Govinda Menon, J.
1. The appellant, who is the present second stani of Kuthiravattath Swarupam, brought the suit, out of which the second appeal arises, for recovery of possession with mesne profits of the suit properties from defendant 1. It is necessary to set out in brief outline the previous transactions regarding this property. By Ex. P-2 dated 7th June 1905, one Kunhunni Thamban, who was then the second stanom-holder of Kuthiravattath Swarupam, executed a karipanayam deed in favour of one Alu alias Karumankutti for a sum of Rs. 1500. On 31st July 1920 under Ex. P-1, the same Kunhunni Thambam granted a registered kanom over the same properties to defendant 1 and defendant 1 is now admitted to be in possession of the properties after having redeemed the previous mortgage under Ex. P.2. This Kunhunni Thamban became the first stani in 1927 as a result of which, the person who succeeded to the second stanom was one Appu Thamban. This gentleman lived till 1942 when the present plaintiff succeeded him as the second stani.
2. The basis of the present suit is that Ex. P-1 would not be binding on the stanom of the properties because they were granted by a stani who is only a limited estate-holder and therefore would not enure beyond his lifetime. Even in cases where a succeeding stani accepted the rent from the previous mortgagee or lessee and recognised the position of the alienee still a person who succeeds such successor will not be bound by such transactions. The lower Courts have found that the kanom deed Ex. P.2 is not valid and binding so far as this stanom is concerned, But, relying upon the observations of the learned Judges in Rajah of Palghat v. Raman Unni, 41 Mad. 4 : A. I. R. 1918 Mad. 675, the learned Subordinate Judge has found that the suit is barred by limitation. The learned Subordinate Judge has quoted in extenso passages from the judgment of the learned Chief Justice, Sir John Wallis in Rajah of Palghat v. Raman Unni, 41 Mad. 4 : A. I. R. 1918 Mad. 675 as well as from the judgment of his collegue Seshagiri Aiyar J., in the same decision. It may be mentioned here that Seshagiri Aiyar J., was himself a party to an earlier decision in Patinharkuru Vellabhan Chattan Rajah v. Raman Varma : AIR1915Mad217 , where observations tending to a somewhat contrary view point regarding the powers and status of stani were enunciated by him. The learned Judge in Rajah of Palghat v. Raman Unni, 41 Mad. 4 : A. I. R. 1918 Mad. 675, explains away his earlier dicta and agrees with the learned Chief Justice that as regards limitation and adverse possession, a succeeding stani is in the position of a person who inherits an estate so that if the period of limitation has begun to run during the lifetime of a person who holds the property his successor in interest will also have such period running against him.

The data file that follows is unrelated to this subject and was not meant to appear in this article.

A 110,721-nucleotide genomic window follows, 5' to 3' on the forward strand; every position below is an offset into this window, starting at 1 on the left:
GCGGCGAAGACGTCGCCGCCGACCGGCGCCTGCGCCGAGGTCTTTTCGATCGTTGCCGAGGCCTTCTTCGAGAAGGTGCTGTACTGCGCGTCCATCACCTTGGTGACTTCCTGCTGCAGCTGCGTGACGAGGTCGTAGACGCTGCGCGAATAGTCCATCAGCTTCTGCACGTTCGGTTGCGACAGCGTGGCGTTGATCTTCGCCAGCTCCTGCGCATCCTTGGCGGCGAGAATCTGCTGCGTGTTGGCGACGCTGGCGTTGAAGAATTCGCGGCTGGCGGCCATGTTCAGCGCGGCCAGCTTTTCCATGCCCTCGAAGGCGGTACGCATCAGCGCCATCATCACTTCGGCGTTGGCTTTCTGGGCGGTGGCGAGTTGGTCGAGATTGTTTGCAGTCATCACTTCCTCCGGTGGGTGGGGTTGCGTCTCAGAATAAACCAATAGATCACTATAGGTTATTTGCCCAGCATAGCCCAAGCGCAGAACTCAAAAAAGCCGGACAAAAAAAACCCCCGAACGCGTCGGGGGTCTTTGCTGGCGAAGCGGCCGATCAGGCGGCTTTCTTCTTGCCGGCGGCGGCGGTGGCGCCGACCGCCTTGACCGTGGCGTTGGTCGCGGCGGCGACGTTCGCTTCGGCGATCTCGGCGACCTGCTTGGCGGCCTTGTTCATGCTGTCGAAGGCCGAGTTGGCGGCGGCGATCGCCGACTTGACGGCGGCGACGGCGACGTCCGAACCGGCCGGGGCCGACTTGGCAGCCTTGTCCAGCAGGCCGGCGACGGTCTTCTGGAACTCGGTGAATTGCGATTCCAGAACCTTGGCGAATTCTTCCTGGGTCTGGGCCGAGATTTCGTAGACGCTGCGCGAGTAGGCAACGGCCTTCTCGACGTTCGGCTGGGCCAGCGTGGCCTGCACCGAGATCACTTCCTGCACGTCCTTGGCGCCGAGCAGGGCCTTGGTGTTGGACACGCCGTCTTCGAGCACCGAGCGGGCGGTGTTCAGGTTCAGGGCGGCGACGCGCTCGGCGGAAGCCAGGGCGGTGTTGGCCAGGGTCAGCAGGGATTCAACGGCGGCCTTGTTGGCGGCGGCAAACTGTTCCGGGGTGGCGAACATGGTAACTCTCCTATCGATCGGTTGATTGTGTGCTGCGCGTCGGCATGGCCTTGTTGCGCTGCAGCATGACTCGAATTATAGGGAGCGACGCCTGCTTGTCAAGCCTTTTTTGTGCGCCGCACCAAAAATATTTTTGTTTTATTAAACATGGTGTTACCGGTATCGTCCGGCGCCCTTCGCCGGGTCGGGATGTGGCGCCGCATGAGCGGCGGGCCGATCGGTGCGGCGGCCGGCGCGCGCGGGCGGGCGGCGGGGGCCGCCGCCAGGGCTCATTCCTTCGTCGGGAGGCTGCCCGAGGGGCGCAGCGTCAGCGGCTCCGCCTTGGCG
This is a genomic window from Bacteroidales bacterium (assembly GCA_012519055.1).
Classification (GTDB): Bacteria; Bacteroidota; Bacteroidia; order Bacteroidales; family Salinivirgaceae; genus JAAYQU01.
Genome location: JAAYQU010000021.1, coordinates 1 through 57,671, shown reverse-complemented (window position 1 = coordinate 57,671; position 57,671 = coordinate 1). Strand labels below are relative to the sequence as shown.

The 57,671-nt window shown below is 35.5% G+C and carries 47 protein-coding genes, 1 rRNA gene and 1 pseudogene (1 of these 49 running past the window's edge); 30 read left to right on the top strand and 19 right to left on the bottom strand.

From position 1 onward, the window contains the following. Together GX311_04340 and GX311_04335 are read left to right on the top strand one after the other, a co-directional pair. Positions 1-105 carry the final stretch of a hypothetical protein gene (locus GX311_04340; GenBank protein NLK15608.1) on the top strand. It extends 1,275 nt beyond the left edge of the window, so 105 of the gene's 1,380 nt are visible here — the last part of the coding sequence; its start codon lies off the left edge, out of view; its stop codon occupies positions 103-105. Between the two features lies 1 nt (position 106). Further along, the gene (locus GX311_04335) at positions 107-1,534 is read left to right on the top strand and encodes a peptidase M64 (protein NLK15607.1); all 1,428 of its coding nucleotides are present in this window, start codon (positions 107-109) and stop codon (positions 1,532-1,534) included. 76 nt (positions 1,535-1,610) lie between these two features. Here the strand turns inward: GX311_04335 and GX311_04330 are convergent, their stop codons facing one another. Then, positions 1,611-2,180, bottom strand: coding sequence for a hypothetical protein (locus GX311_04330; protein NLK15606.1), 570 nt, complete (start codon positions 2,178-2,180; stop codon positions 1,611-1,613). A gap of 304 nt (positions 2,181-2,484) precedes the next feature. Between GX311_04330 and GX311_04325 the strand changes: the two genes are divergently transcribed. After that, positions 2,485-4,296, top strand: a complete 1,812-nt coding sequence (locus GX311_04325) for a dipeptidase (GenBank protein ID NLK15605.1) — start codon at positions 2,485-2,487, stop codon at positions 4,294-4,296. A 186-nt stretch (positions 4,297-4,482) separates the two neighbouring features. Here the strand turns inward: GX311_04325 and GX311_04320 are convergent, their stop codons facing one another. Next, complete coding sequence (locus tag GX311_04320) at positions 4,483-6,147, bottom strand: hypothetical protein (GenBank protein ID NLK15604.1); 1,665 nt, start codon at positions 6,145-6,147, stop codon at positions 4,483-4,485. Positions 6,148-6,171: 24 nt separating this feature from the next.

3. The learned counsel for the appellant relies upon passages in the judgment of their Lordships of the Judicial Committee in Vidyavaruthi v. Balusami Aiyyar, 44 Mad. 881 : A. I. R. 1922 P. C. 123. Mr. Ameer All, in delivering the judgment of the Judicial Committee states that in the case of Mahants a succeeding Mahant is not bound by alienations created by a previous Mahant and that the period of limitation is governed by Article 144, Limitation Act. It is stated that one Mahant does not succeed another and any alienation by a particular Mahant cannot enure beyond his lifetime. The learned Judges in Rajah of Palghat v. Raman Unni, 41 Mad. 4 : A. I. R. 1918 Mad. 675, followed the Privy Council decision in Gnanasambanda Pandara Sannadhi v. Velu Pandaram, 23 Mad. 271 : 27 I. A. 69 and at P. 10 of the Report, Wallis C. J. makes the following observation :
'A stanom, according to the customary law of Malabar is descendible from one stanomholder to another in a peculiar line of succession, and it appears to me each successive holder is in the same position as an ordinary heir succeeding on intestacy. In either case it is the law of the laud and not any act of the previous holder or owner that confers title on the successor. The fact that the law of the land confers limited powers of disposition in one case and unlimited powers in the other case can make no difference. In both cases it seems to me that for the purposes of the definition of plaintiff in the Limitation Act, which is intended to include predecessors-in-title of whom the successor is the representative, the heir must be considered to derive his title from and through the purchaser and the intermediate holders or owners who have taken by inheritance. It would defeat the whole scheme of the Limitation Act to hold that adverse possession against the predecessors of an owner taking by inheritance was of no avail against such owner unless it could be shown that the owner derived title from him otherwise than by inheritance, and I think, as I have already said, that the succession to mutts, stanoms etc., stands on the same footing.'
Seshagiri Aiyar J. also discussed this aspect of the case, and at pp. 14 and 16 we find observations to the same effect. Since the learned Judge himself has explained away his earlier observations in Patinharkuru Vellabhan Chattan Rajah v. Raman Varma : AIR1915Mad217 , we have to take it that his view is the same as has been enunciated when he delivered the judgment in Rajah of Palghat v. Raman Unni, 41 Mad. 4 : A. I. R. 1918 Mad. 675. The observations in Rajah of Palghat v. Raman Unni, 41 Mad. 4 : A. I. R. 1918 Mad. 676 of both the learned Judges are applicable to the facts of the present case and that decision is binding upon me. Such being the case, I am of opinion, that the decision of the lower appellate Court on the question of limitation is correct and the second appeal is dismissed with costs.
4. No leave.